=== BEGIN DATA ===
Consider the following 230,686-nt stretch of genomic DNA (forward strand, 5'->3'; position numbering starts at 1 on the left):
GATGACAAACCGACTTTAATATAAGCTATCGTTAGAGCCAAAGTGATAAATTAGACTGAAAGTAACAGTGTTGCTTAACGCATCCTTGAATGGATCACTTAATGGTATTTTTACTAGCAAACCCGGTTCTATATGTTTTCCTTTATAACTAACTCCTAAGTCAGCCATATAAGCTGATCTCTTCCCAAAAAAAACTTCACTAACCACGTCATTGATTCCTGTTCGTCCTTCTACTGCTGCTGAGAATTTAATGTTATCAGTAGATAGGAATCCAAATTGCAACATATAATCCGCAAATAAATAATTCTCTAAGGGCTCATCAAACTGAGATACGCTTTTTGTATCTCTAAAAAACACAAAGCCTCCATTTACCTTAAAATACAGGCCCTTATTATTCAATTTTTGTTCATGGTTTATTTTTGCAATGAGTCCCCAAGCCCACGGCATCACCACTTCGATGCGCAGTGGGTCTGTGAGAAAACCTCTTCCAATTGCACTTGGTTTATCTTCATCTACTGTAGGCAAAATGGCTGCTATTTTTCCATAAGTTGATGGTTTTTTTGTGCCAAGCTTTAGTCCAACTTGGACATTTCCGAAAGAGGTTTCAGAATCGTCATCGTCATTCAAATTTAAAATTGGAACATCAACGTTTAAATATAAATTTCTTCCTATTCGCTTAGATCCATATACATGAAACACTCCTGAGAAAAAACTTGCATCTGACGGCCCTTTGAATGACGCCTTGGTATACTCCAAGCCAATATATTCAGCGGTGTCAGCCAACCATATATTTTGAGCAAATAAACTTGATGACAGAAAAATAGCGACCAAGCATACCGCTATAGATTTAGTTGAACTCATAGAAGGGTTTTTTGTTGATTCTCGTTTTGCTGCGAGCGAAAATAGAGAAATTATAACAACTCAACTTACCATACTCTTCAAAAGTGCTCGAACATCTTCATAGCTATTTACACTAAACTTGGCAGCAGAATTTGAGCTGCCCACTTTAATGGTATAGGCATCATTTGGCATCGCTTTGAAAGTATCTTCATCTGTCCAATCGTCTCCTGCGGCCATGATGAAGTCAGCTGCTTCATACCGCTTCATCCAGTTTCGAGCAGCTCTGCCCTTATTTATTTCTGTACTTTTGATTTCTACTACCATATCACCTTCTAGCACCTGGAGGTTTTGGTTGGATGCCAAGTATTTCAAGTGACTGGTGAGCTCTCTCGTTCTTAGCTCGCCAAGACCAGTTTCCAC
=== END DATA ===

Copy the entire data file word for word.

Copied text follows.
Consider the following 230,686-nt stretch of genomic DNA (forward strand, 5'->3'; position numbering starts at 1 on the left):
GATGACAAACCGACTTTAATATAAGCTATCGTTAGAGCCAAAGTGATAAATTAGACTGAAAGTAACAGTGTTGCTTAACGCATCCTTGAATGGATCACTTAATGGTATTTTTACTAGCAAACCCGGTTCTATATGTTTTCCTTTATAACTAACTCCTAAGTCAGCCATATAAGCTGATCTCTTCCCAAAAAAAACTTCACTAACCACGTCATTGATTCCTGTTCGTCCTTCTACTGCTGCTGAGAATTTAATGTTATCAGTAGATAGGAATCCAAATTGCAACATATAATCCGCAAATAAATAATTCTCTAAGGGCTCATCAAACTGAGATACGCTTTTTGTATCTCTAAAAAACACAAAGCCTCCATTTACCTTAAAATACAGGCCCTTATTATTCAATTTTTGTTCATGGTTTATTTTTGCAATGAGTCCCCAAGCCCACGGCATCACCACTTCGATGCGCAGTGGGTCTGTGAGAAAACCTCTTCCAATTGCACTTGGTTTATCTTCATCTACTGTAGGCAAAATGGCTGCTATTTTTCCATAAGTTGATGGTTTTTTTGTGCCAAGCTTTAGTCCAACTTGGACATTTCCGAAAGAGGTTTCAGAATCGTCATCGTCATTCAAATTTAAAATTGGAACATCAACGTTTAAATATAAATTTCTTCCTATTCGCTTAGATCCATATACATGAAACACTCCTGAGAAAAAACTTGCATCTGACGGCCCTTTGAATGACGCCTTGGTATACTCCAAGCCAATATATTCAGCGGTGTCAGCCAACCATATATTTTGAGCAAATAAACTTGATGACAGAAAAATAGCGACCAAGCATACCGCTATAGATTTAGTTGAACTCATAGAAGGGTTTTTTGTTGATTCTCGTTTTGCTGCGAGCGAAAATAGAGAAATTATAACAACTCAACTTACCATACTCTTCAAAAGTGCTCGAACATCTTCATAGCTATTTACACTAAACTTGGCAGCAGAATTTGAGCTGCCCACTTTAATGGTATAGGCATCATTTGGCATCGCTTTGAAAGTATCTTCATCTGTCCAATCGTCTCCTGCGGCCATGATGAAGTCAGCTGCTTCATACCGCTTCATCCAGTTTCGAGCAGCTCTGCCCTTATTTATTTCTGTACTTTTGATTTCTACTACCATATCACCTTCTAGCACCTGGAGGTTTTGGTTGGATGCCAAGTATTTCAAGTGACTGGTGAGCTCTCTCGTTCTTAGCTCGCCAAGACCAGTTTCCAC